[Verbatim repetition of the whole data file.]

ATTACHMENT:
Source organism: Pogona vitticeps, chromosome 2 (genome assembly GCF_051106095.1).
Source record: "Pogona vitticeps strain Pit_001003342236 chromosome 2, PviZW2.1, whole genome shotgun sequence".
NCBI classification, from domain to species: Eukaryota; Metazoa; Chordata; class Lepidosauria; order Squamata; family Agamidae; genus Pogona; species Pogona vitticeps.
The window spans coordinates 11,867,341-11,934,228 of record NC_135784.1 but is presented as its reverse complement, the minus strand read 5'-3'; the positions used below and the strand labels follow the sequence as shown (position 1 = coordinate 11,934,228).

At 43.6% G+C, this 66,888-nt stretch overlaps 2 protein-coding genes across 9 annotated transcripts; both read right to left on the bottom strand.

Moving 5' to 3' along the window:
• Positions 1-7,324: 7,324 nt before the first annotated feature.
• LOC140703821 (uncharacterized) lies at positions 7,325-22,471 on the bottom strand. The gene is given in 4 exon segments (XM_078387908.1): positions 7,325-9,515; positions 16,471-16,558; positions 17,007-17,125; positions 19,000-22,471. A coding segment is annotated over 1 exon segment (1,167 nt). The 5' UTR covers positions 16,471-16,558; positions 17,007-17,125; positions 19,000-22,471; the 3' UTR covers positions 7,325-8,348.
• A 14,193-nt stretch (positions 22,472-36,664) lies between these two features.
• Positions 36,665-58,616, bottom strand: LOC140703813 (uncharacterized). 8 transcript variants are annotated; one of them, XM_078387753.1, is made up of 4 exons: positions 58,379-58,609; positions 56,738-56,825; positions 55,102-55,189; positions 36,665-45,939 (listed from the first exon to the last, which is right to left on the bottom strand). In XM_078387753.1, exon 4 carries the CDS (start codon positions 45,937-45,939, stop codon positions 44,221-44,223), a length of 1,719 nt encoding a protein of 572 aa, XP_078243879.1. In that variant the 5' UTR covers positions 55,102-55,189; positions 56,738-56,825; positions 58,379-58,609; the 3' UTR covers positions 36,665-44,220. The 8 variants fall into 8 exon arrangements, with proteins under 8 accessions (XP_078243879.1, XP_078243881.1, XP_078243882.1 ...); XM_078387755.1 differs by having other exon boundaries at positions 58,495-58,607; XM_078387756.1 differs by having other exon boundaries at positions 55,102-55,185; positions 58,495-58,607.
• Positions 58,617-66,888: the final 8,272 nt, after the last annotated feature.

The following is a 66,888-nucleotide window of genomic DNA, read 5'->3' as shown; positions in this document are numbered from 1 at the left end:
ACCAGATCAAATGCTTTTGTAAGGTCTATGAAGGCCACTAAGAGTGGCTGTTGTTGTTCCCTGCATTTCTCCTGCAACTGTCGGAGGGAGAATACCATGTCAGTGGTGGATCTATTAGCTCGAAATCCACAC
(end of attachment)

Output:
Source organism: Pogona vitticeps, chromosome 2 (genome assembly GCF_051106095.1).
Source record: "Pogona vitticeps strain Pit_001003342236 chromosome 2, PviZW2.1, whole genome shotgun sequence".
NCBI classification, from domain to species: Eukaryota; Metazoa; Chordata; class Lepidosauria; order Squamata; family Agamidae; genus Pogona; species Pogona vitticeps.
The window spans coordinates 11,867,341-11,934,228 of record NC_135784.1 but is presented as its reverse complement, the minus strand read 5'-3'; the positions used below and the strand labels follow the sequence as shown (position 1 = coordinate 11,934,228).

At 43.6% G+C, this 66,888-nt stretch overlaps 2 protein-coding genes across 9 annotated transcripts; both read right to left on the bottom strand.

Moving 5' to 3' along the window:
• Positions 1-7,324: 7,324 nt before the first annotated feature.
• LOC140703821 (uncharacterized) lies at positions 7,325-22,471 on the bottom strand. The gene is given in 4 exon segments (XM_078387908.1): positions 7,325-9,515; positions 16,471-16,558; positions 17,007-17,125; positions 19,000-22,471. A coding segment is annotated over 1 exon segment (1,167 nt). The 5' UTR covers positions 16,471-16,558; positions 17,007-17,125; positions 19,000-22,471; the 3' UTR covers positions 7,325-8,348.
• A 14,193-nt stretch (positions 22,472-36,664) lies between these two features.
• Positions 36,665-58,616, bottom strand: LOC140703813 (uncharacterized). 8 transcript variants are annotated; one of them, XM_078387753.1, is made up of 4 exons: positions 58,379-58,609; positions 56,738-56,825; positions 55,102-55,189; positions 36,665-45,939 (listed from the first exon to the last, which is right to left on the bottom strand). In XM_078387753.1, exon 4 carries the CDS (start codon positions 45,937-45,939, stop codon positions 44,221-44,223), a length of 1,719 nt encoding a protein of 572 aa, XP_078243879.1. In that variant the 5' UTR covers positions 55,102-55,189; positions 56,738-56,825; positions 58,379-58,609; the 3' UTR covers positions 36,665-44,220. The 8 variants fall into 8 exon arrangements, with proteins under 8 accessions (XP_078243879.1, XP_078243881.1, XP_078243882.1 ...); XM_078387755.1 differs by having other exon boundaries at positions 58,495-58,607; XM_078387756.1 differs by having other exon boundaries at positions 55,102-55,185; positions 58,495-58,607.
• Positions 58,617-66,888: the final 8,272 nt, after the last annotated feature.

The following is a 66,888-nucleotide window of genomic DNA, read 5'->3' as shown; positions in this document are numbered from 1 at the left end:
ACCAGATCAAATGCTTTTGTAAGGTCTATGAAGGCCACTAAGAGTGGCTGTTGTTGTTCCCTGCATTTCTCCTGCAACTGTCGGAGGGAGAATACCATGTCAGTGGTGGATCTATTAGCTCGAAATCCACAC